Life, Memory, Identity, and Writing

As writers, we create worlds (even if those worlds are just like our own), and then populate those worlds with characters that we allow to run amok and cause all kinds of trouble, just so that we can tell some sort of story that we think people might want to read, in order to present some idea or ideas that we find relevant at that particular time.

Some of these characters are based on people we know, some of them are amalgams of many people, and some are embodiments of stereotypes and archetypes that are necessary for the advancement of the story we are trying to tell.

So, having based our worlds (however much or little) on our own, our characters on real people (however loosely or literally), what then becomes the glue that holds our little stories together?

We do.

OUR lives.  OUR past.  OUR opinions.

WE make the story go.  Everything we have ever done, seen, heard, said, felt, noticed, ignored, loved, and hated colors how the story is told.  Whether we are espousing an opinion or viewpoint that we believe or are using our life experiences and interactions to present a viewpoint/opinion that we truly cannot stand, everything that we, the author, has inside them, is what makes the story.  Our lives truly are reflected in the finished product, to some degree.

This is why it can be so hard for writers to kill off characters, or to abandon plotlines, or write a genre piece that we—as people—don’t necessarily like.  It’s like cutting off a piece of ourselves, or moving away from home for the first time, or grudgingly choosing the “lesser of two evils” in a given situation.  It is an incredibly emotional thing to do.

I wonder—if I’m right—if that can explain the difference between authors that write quickly and those that take longer.  Do the “quick” authors have the ability to compartmentalize those emotional instances better?  Do they have those emotional moments at all, or are they simply formulaic writers, plugging names and faces into a sausage maker and continually grinding out product for public consumption?

(Remember, this is just a generalization, and not an indictment/endorsement of any particular group of writers).

Are writers that take longer to complete a work more in-tune/susceptible to the influence of all of those moments that define us as we are writing?  Are they “more emotional” than quicker writers?

Does our identity as people color both the process of our writing as well as the end product?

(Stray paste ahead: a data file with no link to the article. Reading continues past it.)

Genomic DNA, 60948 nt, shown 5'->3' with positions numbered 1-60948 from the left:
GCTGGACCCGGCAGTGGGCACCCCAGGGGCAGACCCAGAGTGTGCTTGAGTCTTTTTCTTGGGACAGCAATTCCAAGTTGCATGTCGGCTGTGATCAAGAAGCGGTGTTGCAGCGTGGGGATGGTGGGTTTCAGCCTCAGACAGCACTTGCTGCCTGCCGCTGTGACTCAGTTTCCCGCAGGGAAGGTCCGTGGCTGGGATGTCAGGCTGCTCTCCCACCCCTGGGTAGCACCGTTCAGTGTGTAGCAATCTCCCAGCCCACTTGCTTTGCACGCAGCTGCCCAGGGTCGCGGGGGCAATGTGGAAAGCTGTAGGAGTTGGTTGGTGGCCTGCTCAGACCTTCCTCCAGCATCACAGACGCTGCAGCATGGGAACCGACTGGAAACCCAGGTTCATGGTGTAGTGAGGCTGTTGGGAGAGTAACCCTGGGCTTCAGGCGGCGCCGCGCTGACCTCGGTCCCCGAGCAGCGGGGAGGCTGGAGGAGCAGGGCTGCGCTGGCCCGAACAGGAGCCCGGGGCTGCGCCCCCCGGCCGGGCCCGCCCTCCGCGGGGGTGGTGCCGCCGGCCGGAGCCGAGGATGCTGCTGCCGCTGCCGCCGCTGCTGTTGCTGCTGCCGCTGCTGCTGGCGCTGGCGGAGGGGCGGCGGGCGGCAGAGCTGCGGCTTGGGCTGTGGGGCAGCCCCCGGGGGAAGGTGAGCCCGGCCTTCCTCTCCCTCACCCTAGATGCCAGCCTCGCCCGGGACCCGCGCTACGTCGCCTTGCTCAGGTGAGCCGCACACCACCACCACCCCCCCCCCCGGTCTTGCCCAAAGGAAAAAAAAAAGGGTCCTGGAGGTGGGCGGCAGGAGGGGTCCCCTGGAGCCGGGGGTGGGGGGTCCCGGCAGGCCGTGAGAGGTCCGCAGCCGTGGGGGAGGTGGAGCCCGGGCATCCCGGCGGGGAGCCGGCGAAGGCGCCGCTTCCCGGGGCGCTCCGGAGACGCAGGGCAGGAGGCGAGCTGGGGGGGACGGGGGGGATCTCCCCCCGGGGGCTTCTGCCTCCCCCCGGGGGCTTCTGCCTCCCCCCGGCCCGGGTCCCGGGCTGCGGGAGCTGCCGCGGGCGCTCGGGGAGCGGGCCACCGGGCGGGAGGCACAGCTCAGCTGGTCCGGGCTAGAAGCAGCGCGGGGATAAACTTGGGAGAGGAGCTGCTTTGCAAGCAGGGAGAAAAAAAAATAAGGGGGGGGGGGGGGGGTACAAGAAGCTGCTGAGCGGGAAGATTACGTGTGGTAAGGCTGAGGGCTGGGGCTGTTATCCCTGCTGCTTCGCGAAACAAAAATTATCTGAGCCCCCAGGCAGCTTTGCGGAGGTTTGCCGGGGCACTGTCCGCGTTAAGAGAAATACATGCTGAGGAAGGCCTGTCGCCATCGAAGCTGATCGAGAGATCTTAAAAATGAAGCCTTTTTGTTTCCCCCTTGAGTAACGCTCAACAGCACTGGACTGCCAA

Normally, I’d be able to come up with some funny quip here, but it is kind of a serious topic (not “you have cancer” serious, but “important to understanding our work” serious), and one that sticks with me because I tend to fall into the “slow” writer category.  I can’t write a story too fast or I feel like it gets away from me in terms of my even caring where it is going, whereas if I slow it down, I can feel the story and characters more, and that can slow me down even more as I try to dissect exactly what it is that is going on with both me and the story I’m writing in order to try to do justice to both the story and its eventual readers.

Sometimes, though, I must admit, the story can just grab me by the hand and drag me along with it faster than I might otherwise go, and I can remain invested in what is going on, care where it is going, and not feel like I am cheating myself or not “doing the work.”

That just might be the holy grail of writing.

Ok; I have been writing this blog for a few months now and I can tell when we’ve reached the point where I’ll just start rambling and repeating myself, so I’ll try to wrap it up here.

Yeah….No.  I got nothing.

Peruse, discuss, comment, share, or ignore.

Advertisements

Leave a Reply

Fill in your details below or click an icon to log in:

WordPress.com Logo

You are commenting using your WordPress.com account. Log Out / Change )

Twitter picture

You are commenting using your Twitter account. Log Out / Change )

Facebook photo

You are commenting using your Facebook account. Log Out / Change )

Google+ photo

You are commenting using your Google+ account. Log Out / Change )

Connecting to %s